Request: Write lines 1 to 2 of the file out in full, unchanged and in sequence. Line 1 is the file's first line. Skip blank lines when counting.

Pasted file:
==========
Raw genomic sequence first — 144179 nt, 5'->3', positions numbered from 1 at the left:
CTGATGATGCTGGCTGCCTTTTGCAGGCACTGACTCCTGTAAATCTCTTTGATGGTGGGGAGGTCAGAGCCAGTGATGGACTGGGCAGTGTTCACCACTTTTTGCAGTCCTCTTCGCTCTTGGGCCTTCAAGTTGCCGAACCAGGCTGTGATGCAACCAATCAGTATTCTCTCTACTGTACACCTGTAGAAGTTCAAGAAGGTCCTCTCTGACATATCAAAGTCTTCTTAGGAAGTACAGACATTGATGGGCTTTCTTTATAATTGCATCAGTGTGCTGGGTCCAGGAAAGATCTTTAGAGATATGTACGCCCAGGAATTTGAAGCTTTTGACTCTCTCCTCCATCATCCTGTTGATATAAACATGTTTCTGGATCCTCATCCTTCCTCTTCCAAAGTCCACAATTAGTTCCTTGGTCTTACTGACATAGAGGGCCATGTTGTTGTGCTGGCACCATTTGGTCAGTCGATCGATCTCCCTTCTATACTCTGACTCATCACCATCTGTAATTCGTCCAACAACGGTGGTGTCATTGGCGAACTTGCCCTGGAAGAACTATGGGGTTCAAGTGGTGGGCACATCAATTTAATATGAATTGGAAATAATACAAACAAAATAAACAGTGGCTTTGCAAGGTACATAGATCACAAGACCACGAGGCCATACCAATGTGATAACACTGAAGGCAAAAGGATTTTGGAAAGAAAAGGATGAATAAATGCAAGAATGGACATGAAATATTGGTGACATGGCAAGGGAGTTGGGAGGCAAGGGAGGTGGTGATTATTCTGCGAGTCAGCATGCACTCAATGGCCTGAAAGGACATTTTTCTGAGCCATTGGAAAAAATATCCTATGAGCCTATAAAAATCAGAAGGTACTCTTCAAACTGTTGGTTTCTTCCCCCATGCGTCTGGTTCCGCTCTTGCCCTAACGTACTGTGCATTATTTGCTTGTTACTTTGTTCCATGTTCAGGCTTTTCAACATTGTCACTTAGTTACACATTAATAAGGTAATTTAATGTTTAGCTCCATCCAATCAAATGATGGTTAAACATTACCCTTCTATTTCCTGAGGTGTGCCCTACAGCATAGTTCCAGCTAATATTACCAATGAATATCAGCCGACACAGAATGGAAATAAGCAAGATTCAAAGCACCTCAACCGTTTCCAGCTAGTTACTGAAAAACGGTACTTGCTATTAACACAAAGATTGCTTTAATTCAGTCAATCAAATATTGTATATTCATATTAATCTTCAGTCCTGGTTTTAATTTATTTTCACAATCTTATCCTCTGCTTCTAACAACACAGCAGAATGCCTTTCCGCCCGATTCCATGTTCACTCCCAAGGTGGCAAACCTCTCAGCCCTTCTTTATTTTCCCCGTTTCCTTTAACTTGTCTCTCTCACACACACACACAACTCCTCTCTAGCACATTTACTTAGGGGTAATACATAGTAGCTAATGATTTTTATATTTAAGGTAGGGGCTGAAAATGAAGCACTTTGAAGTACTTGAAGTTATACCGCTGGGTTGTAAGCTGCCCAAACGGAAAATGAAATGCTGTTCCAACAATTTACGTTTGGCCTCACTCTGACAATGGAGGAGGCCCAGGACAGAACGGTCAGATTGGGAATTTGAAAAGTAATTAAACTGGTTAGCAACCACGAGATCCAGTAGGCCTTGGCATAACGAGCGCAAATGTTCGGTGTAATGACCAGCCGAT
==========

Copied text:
Raw genomic sequence first — 144179 nt, 5'->3', positions numbered from 1 at the left:
CTGATGATGCTGGCTGCCTTTTGCAGGCACTGACTCCTGTAAATCTCTTTGATGGTGGGGAGGTCAGAGCCAGTGATGGACTGGGCAGTGTTCACCACTTTTTGCAGTCCTCTTCGCTCTTGGGCCTTCAAGTTGCCGAACCAGGCTGTGATGCAACCAATCAGTATTCTCTCTACTGTACACCTGTAGAAGTTCAAGAAGGTCCTCTCTGACATATCAAAGTCTTCTTAGGAAGTACAGACATTGATGGGCTTTCTTTATAATTGCATCAGTGTGCTGGGTCCAGGAAAGATCTTTAGAGATATGTACGCCCAGGAATTTGAAGCTTTTGACTCTCTCCTCCATCATCCTGTTGATATAAACATGTTTCTGGATCCTCATCCTTCCTCTTCCAAAGTCCACAATTAGTTCCTTGGTCTTACTGACATAGAGGGCCATGTTGTTGTGCTGGCACCATTTGGTCAGTCGATCGATCTCCCTTCTATACTCTGACTCATCACCATCTGTAATTCGTCCAACAACGGTGGTGTCATTGGCGAACTTGCCCTGGAAGAACTATGGGGTTCAAGTGGTGGGCACATCAATTTAATATGAATTGGAAATAATACAAACAAAATAAACAGTGGCTTTGCAAGGTACATAGATCACAAGACCACGAGGCCATACCAATGTGATAACACTGAAGGCAAAAGGATTTTGGAAAGAAAAGGATGAATAAATGCAAGAATGGACATGAAATATTGGTGACATGGCAAGGGAGTTGGGAGGCAAGGGAGGTGGTGATTATTCTGCGAGTCAGCATGCACTCAATGGCCTGAAAGGACATTTTTCTGAGCCATTGGAAAAAATATCCTATGAGCCTATAAAAATCAGAAGGTACTCTTCAAACTGTTGGTTTCTTCCCCCATGCGTCTGGTTCCGCTCTTGCCCTAACGTACTGTGCATTATTTGCTTGTTACTTTGTTCCATGTTCAGGCTTTTCAACATTGTCACTTAGTTACACATTAATAAGGTAATTTAATGTTTAGCTCCATCCAATCAAATGATGGTTAAACATTACCCTTCTATTTCCTGAGGTGTGCCCTACAGCATAGTTCCAGCTAATATTACCAATGAATATCAGCCGACACAGAATGGAAATAAGCAAGATTCAAAGCACCTCAACCGTTTCCAGCTAGTTACTGAAAAACGGTACTTGCTATTAACACAAAGATTGCTTTAATTCAGTCAATCAAATATTGTATATTCATATTAATCTTCAGTCCTGGTTTTAATTTATTTTCACAATCTTATCCTCTGCTTCTAACAACACAGCAGAATGCCTTTCCGCCCGATTCCATGTTCACTCCCAAGGTGGCAAACCTCTCAGCCCTTCTTTATTTTCCCCGTTTCCTTTAACTTGTCTCTCTCACACACACACACAACTCCTCTCTAGCACATTTACTTAGGGGTAATACATAGTAGCTAATGATTTTTATATTTAAGGTAGGGGCTGAAAATGAAGCACTTTGAAGTACTTGAAGTTATACCGCTGGGTTGTAAGCTGCCCAAACGGAAAATGAAATGCTGTTCCAACAATTTACGTTTGGCCTCACTCTGACAATGGAGGAGGCCCAGGACAGAACGGTCAGATTGGGAATTTGAAAAGTAATTAAACTGGTTAGCAACCACGAGATCCAGTAGGCCTTGGCATAACGAGCGCAAATGTTCGGTGTAATGACCAGCCGAT